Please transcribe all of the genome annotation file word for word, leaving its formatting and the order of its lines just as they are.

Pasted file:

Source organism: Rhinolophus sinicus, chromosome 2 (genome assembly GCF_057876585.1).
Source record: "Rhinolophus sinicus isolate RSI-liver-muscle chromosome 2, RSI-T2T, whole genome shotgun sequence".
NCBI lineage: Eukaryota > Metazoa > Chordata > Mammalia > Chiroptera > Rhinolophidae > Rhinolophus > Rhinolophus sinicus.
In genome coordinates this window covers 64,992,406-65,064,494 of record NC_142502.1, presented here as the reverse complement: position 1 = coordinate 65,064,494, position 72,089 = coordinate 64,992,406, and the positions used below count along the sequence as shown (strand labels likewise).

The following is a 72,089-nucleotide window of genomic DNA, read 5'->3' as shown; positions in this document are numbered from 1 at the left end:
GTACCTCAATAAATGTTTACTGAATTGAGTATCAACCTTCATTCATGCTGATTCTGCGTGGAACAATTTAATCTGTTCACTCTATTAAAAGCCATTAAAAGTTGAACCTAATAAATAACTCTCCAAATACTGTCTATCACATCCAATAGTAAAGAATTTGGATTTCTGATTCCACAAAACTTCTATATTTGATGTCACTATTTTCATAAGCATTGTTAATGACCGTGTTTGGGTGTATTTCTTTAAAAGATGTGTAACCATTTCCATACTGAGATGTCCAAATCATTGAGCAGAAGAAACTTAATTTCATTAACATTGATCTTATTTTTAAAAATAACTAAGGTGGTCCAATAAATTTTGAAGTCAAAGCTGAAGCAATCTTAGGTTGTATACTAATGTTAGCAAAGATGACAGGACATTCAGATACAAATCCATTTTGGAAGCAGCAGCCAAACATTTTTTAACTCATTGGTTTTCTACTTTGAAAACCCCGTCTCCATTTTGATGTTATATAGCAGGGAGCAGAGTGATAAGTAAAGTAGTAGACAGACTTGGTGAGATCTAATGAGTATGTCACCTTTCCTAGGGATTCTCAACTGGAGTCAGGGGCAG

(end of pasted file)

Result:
Source organism: Rhinolophus sinicus, chromosome 2 (genome assembly GCF_057876585.1).
Source record: "Rhinolophus sinicus isolate RSI-liver-muscle chromosome 2, RSI-T2T, whole genome shotgun sequence".
NCBI lineage: Eukaryota > Metazoa > Chordata > Mammalia > Chiroptera > Rhinolophidae > Rhinolophus > Rhinolophus sinicus.
In genome coordinates this window covers 64,992,406-65,064,494 of record NC_142502.1, presented here as the reverse complement: position 1 = coordinate 65,064,494, position 72,089 = coordinate 64,992,406, and the positions used below count along the sequence as shown (strand labels likewise).

The following is a 72,089-nucleotide window of genomic DNA, read 5'->3' as shown; positions in this document are numbered from 1 at the left end:
GTACCTCAATAAATGTTTACTGAATTGAGTATCAACCTTCATTCATGCTGATTCTGCGTGGAACAATTTAATCTGTTCACTCTATTAAAAGCCATTAAAAGTTGAACCTAATAAATAACTCTCCAAATACTGTCTATCACATCCAATAGTAAAGAATTTGGATTTCTGATTCCACAAAACTTCTATATTTGATGTCACTATTTTCATAAGCATTGTTAATGACCGTGTTTGGGTGTATTTCTTTAAAAGATGTGTAACCATTTCCATACTGAGATGTCCAAATCATTGAGCAGAAGAAACTTAATTTCATTAACATTGATCTTATTTTTAAAAATAACTAAGGTGGTCCAATAAATTTTGAAGTCAAAGCTGAAGCAATCTTAGGTTGTATACTAATGTTAGCAAAGATGACAGGACATTCAGATACAAATCCATTTTGGAAGCAGCAGCCAAACATTTTTTAACTCATTGGTTTTCTACTTTGAAAACCCCGTCTCCATTTTGATGTTATATAGCAGGGAGCAGAGTGATAAGTAAAGTAGTAGACAGACTTGGTGAGATCTAATGAGTATGTCACCTTTCCTAGGGATTCTCAACTGGAGTCAGGGGCAG